There was no written documentation about military participation in the future war of the third member of the Entente — Britain. Always very cautious in tying themselves to concrete obligations, London was in no hurry to develop a plan of operations for its land army on the mainland and, moreover, to coordinate it with anyone else. When General John French was appointed Chief of the British General Staff in March 1912, he took some steps to secure British expeditionary forces in the event of a war, as well as sending his assistant to France to reconnoitre and consult with French and Belgian military leaders. However, all these activities were in the nature of the initiatives of the British military, but the government did not want to bind itself before the start of the war with any external obligations.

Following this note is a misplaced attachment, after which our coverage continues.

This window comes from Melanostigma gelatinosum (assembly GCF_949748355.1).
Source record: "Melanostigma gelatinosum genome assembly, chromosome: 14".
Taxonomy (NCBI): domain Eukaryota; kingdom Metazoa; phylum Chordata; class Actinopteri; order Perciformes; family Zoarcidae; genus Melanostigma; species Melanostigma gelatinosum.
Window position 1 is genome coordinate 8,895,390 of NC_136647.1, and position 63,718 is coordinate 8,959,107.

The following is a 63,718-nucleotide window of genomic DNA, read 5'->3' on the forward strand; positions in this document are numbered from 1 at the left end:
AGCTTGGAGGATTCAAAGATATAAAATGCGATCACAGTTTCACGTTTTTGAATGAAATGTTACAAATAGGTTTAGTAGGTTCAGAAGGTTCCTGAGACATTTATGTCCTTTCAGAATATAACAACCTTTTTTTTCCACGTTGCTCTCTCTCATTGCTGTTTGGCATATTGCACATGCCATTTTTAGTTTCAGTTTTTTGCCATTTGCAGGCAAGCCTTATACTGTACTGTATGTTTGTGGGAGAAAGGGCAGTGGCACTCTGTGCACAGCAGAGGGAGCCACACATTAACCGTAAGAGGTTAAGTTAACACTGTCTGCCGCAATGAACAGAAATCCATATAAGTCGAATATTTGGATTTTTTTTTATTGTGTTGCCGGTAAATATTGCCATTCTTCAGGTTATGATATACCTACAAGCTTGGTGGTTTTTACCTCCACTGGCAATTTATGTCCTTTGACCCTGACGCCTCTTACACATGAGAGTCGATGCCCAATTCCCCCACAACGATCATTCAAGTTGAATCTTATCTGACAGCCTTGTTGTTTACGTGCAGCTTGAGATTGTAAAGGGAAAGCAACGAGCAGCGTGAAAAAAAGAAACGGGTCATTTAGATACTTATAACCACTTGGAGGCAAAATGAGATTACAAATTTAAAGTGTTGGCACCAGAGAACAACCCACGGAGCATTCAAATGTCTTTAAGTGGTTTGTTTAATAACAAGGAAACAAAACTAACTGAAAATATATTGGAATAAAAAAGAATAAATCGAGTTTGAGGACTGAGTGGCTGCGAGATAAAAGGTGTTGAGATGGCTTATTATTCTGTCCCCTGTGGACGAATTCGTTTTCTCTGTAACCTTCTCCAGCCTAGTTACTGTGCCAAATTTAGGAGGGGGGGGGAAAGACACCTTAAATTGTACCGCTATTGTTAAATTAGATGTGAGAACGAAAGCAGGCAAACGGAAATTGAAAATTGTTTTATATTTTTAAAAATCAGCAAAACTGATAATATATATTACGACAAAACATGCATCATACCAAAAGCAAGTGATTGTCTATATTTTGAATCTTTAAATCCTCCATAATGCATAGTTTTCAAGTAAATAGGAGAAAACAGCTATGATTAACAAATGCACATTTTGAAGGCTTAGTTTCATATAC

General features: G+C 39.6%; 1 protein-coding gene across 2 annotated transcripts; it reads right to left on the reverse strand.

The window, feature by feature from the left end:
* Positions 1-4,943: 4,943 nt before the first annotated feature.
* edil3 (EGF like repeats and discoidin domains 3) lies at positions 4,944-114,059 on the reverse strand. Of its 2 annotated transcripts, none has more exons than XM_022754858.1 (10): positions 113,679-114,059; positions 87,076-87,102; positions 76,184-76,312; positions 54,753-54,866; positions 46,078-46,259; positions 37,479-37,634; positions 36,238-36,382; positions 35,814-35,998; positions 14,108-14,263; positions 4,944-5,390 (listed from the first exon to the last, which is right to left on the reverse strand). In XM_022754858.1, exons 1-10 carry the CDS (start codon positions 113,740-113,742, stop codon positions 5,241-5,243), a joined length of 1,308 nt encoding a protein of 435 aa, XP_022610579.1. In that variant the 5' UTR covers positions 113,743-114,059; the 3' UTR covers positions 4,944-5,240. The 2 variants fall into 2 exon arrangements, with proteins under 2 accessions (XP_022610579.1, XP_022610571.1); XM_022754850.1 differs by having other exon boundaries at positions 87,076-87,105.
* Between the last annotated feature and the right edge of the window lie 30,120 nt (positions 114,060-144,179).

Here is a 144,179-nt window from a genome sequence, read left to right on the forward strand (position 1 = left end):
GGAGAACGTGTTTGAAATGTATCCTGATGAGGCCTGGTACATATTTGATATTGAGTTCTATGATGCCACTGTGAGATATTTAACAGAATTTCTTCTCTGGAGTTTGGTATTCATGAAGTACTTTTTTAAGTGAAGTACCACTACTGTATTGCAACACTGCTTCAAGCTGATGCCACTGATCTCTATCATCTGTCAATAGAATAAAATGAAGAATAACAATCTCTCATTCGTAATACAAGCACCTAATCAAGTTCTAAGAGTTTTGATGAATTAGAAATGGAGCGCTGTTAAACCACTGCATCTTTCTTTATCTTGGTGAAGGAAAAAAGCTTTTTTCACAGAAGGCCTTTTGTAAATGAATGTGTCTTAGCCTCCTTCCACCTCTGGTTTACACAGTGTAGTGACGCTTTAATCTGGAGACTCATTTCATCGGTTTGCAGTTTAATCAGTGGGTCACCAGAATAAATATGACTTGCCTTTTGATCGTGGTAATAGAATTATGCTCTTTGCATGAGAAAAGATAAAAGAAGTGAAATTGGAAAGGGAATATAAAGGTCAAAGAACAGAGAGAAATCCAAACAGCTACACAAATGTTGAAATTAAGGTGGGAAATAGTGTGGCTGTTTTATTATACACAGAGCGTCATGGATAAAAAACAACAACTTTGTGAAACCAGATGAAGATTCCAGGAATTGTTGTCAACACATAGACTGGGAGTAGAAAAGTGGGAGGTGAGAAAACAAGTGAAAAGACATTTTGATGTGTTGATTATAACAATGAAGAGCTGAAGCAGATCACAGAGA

Only a year and a half after the start of the war, in December 1915, at the initiative of Russia, its representative in France, General Jacob Zhilinsky, sharply spoke out demanding coordination of the actions of the allied armies. But even despite the fact that both the French in the first place and the British supported the Russian general, a specific plan of concerted military actions was not worked out. Were limited to one wishes. Attempts by the Russian command in the Middle East to coordinate their actions with the British also failed each time. The interaction of the Russian expeditionary corps in Persia and the British - in Mesopotamia was limited only to the establishment of radio communication between them, and nothing more.
The only example of the coordination of the actions of the Entente powers are two secret documents signed in 1912 by the British and French regarding the distribution of the naval forces of both powers in the event of war: the French navy was assigned the Mediterranean and the French coastline and the British fleet. On the eve of the war itself, in May – June 1914, all three governments of the Entente intended to conclude a common naval convention regarding the distribution of areas of responsibility and the operational tasks arising from this, but the negotiations were interrupted by the war that had begun.